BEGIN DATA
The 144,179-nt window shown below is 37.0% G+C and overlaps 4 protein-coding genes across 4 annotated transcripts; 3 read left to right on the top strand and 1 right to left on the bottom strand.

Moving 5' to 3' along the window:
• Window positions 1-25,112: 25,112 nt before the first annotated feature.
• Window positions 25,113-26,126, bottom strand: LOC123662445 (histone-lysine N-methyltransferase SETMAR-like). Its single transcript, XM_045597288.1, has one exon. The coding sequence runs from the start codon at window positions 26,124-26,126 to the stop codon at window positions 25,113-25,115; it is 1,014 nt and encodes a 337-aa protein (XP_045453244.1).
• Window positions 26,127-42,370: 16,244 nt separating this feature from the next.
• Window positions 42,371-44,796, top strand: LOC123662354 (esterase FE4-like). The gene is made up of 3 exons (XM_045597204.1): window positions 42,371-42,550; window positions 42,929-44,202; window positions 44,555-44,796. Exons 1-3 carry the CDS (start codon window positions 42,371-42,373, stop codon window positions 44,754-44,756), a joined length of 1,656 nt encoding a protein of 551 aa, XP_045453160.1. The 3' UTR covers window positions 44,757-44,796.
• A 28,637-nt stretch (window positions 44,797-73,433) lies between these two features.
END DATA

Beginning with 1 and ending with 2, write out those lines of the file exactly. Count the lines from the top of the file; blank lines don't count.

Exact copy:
The 144,179-nt window shown below is 37.0% G+C and overlaps 4 protein-coding genes across 4 annotated transcripts; 3 read left to right on the top strand and 1 right to left on the bottom strand.

Moving 5' to 3' along the window: